“The way we spend our days is, of course, the way we spend our lives.” -Annie Dillard
If there’s one thing my awful work commute has done for me, it’s made me grateful. Being grateful is the only way I have been able to mentally survive that commute everyday. My roommates will probably read that sentence and find it hilarious because I hardly seem grateful when I’m talking about it — and yes, they have served as my primary audience when I’ve needed to rant about it at the end of the day, which is often. I love ranting.
Some days I am so tired and the commute is so awful that I almost can’t even stand to open my book. This has happened two or three times. It’s always a combination of things — the weather is bad, people are being loud and obnoxious, one of my connections is delayed, I don’t feel well, there are no seats, the train cars smell — and during those times I literally have to force myself to repeat over and over again the things I am grateful for — the reasons I am making this commute: I am thankful for a job that I love, I tell myself. I am grateful for a paycheck. I am grateful for a wonderful apartment. I am grateful for wonderful roommates. I am grateful for hot showers. For bathmats. For soup. For calendars. For good books. For long weekends. I always think I will run out of things, but I never seem to.
I’ve met so many new people since moving to New York last June and when I mention to them what my job is, they go, “That’s awesome!” and I say, “Yes it is!” and then when they hear about the commute I have to endure everyday they go, “That’s awful!” and I say, “Incorrect!” Well, for the first couple months I would actually agree with them and there would probably be a swear word or two involved. Now I see it differently.
I think the issue is that when we think about how long we spend on our daily commutes, we automatically classify it as time being wasted. I’ve never really heard anyone say, “Oh good! My hour-long commute gives me more time each day to get some reading done.” More time. Time being gained, not time being lost.
I try to think of it like that now. Time gained. I have 1.5 hours to spend on my commute each way — that’s 3 hours per day. 15 hours per week. 15 hours per week that I spent on a train getting from place to place (technically, it’s one train and two subway lines). Some days it’s longer than that — 3 hours is how long it takes if there are no delays, accidents, or acts of God (that’s how I refer to weather now).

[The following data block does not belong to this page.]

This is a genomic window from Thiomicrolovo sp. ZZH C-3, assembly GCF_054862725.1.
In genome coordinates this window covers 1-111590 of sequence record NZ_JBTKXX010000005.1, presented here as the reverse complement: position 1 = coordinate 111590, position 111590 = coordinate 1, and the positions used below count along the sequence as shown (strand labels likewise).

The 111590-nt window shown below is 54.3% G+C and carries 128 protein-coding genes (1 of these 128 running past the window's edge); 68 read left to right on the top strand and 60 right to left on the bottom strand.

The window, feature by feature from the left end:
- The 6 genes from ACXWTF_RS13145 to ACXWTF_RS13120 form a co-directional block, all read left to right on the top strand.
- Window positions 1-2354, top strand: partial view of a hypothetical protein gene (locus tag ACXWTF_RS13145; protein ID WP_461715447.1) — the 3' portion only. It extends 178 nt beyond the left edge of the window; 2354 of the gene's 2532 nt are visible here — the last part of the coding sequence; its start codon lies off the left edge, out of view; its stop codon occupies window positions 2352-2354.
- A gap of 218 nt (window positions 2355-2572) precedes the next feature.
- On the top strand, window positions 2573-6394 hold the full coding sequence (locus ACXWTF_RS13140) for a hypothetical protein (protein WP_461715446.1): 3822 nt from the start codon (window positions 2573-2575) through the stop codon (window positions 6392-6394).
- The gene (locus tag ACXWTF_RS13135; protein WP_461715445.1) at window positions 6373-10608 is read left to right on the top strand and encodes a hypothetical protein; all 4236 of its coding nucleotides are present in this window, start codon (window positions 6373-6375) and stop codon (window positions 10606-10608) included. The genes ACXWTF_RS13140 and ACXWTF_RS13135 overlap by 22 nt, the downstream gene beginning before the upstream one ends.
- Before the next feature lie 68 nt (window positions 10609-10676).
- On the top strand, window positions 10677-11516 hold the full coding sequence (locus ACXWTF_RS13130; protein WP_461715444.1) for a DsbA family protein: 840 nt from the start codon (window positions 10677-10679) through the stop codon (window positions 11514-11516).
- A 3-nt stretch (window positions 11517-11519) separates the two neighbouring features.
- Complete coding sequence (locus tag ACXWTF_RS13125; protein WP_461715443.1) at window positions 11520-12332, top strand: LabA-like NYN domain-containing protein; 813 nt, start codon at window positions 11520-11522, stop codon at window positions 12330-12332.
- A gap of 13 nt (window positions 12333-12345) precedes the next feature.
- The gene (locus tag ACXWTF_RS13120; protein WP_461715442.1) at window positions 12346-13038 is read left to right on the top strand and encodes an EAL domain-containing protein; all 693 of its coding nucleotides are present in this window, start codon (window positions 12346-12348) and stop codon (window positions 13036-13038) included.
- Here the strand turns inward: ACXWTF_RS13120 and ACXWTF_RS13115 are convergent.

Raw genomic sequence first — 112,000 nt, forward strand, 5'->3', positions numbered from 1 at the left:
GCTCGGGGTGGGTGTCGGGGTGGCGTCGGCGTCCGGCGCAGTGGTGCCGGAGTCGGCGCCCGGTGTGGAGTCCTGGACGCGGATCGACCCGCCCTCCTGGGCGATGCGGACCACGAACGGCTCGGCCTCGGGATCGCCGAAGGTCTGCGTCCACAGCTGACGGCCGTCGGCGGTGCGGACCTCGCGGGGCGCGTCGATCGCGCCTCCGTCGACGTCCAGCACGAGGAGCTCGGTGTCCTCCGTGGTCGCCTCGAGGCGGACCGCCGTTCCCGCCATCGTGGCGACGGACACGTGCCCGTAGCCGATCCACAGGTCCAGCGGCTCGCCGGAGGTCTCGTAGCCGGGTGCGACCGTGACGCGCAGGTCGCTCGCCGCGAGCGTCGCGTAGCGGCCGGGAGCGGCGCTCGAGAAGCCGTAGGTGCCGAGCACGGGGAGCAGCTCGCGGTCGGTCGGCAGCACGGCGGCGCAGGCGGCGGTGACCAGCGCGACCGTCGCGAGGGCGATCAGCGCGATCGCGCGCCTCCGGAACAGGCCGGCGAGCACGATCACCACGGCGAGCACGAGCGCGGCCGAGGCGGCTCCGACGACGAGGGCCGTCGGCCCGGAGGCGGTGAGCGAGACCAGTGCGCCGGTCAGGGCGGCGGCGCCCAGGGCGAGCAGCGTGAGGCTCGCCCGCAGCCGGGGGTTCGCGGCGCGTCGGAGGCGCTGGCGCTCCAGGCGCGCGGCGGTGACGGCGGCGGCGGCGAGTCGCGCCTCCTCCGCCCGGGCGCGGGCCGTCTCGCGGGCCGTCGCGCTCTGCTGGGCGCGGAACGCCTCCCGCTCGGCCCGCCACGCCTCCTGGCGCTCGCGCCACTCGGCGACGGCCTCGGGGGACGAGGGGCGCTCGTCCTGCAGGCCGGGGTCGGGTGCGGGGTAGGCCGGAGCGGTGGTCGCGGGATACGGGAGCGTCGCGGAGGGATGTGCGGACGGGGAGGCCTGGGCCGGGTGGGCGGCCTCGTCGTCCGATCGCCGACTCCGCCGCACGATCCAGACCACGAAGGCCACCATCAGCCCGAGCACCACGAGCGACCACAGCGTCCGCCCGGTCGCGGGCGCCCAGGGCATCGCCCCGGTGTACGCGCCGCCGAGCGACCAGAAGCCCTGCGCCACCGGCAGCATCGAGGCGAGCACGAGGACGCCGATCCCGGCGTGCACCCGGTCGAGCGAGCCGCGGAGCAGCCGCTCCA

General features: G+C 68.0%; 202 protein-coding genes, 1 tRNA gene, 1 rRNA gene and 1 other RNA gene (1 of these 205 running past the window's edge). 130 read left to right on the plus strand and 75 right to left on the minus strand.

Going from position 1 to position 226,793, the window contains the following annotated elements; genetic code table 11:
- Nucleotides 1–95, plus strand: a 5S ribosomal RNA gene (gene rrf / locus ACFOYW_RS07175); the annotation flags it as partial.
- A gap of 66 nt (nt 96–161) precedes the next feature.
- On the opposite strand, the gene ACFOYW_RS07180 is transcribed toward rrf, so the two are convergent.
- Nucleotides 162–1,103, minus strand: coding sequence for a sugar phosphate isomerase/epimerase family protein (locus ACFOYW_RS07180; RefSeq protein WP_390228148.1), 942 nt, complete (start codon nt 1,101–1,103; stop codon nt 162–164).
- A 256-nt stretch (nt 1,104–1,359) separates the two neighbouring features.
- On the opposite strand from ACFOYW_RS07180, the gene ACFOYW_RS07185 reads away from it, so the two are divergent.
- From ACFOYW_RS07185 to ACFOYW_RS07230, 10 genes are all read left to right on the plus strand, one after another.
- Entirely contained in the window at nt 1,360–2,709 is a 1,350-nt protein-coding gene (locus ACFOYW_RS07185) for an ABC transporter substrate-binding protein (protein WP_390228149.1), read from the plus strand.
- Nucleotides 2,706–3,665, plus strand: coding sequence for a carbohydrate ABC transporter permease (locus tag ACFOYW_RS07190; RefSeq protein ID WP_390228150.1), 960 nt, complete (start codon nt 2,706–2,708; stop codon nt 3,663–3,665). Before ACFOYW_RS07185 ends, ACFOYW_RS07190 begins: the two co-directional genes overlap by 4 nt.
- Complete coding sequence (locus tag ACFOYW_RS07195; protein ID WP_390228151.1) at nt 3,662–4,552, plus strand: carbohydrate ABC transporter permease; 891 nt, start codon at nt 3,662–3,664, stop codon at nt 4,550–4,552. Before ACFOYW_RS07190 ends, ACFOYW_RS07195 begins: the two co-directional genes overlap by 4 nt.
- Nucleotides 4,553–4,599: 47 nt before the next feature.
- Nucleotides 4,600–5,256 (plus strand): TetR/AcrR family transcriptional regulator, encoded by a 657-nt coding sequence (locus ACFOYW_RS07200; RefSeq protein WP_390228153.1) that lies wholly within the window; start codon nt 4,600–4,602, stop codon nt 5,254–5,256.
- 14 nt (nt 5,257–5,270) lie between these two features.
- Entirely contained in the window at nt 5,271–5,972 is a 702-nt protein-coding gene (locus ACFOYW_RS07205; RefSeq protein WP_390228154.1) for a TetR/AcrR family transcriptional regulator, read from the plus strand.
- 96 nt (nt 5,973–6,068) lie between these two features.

I only get a seat on the subways about half the time. I have a seat on the train every morning, but not every evening. This means that sometimes I am able to read, or even work on my laptop, but sometimes it’s so crowded and I’m shoved between so many people that I don’t want to bother trying to balance a book somewhere, so I can only listen to something with my headphones. This means that I am constantly carrying my laptop, a book, a magazine or two, headphones, and whatever else I need on a daily basis between 7am and 7pm — extra clothing, my coffee mug, food, you name it. My back will never be the same.
This time spent in transit has become a sort of personal challenge for me, a chance to see how much I can accomplish with this specific amount of time and these imperfect conditions that I don’t have any choice but to deal with.
So far since making this commute for 5 months I have read over 20 books, dozens and dozens of magazines, and who knows how many blog posts. I’ve written handfuls of guest posts or freelance articles. I’ve written most of the recent posts for this blog on the train. I’ve made doctor’s appointments, paid bills, written thank you notes, written postcards, written birthday cards, shopped for snow boots, compiled grocery lists, talked on the phone to friends, caught up with work, caught up with sleep, researched weekend plans, looked up recipes, drafted e-mails, organized the photos on my phone, taken two e-courses, put books on hold at the library, ordered dinner for delivery, tried to figure out my credit card bill… I’ve even made a friend! (rare for me)
Basically, I have tried not to let this time go to waste. If it’s true that the way we spend our days is the way we spend our lives, and if it’s true that the way I’ll be spending my days for the foreseeable future is commuting for hours on a train each week, then whatever I choose to do during those 780 hours per year is a crucial indicator of the type of life I’m going to have.
I am writing this on the train right now, and it just started to snow for the first time this year and I forgot to wear a hat, scarf, gloves, or waterproof shoes. The person sitting behind me is listening to music on her headphones so loudly that I can’t ignore it, and she keeps kicking my seat every few minutes. I am grateful for a seat on the train today, I keep telling myself. I am grateful for wool tights lined with fleece. I am grateful for dinner, especially the delicious dinner that my roommate is going to make for us tonight, just because she wants to do something nice. I am grateful.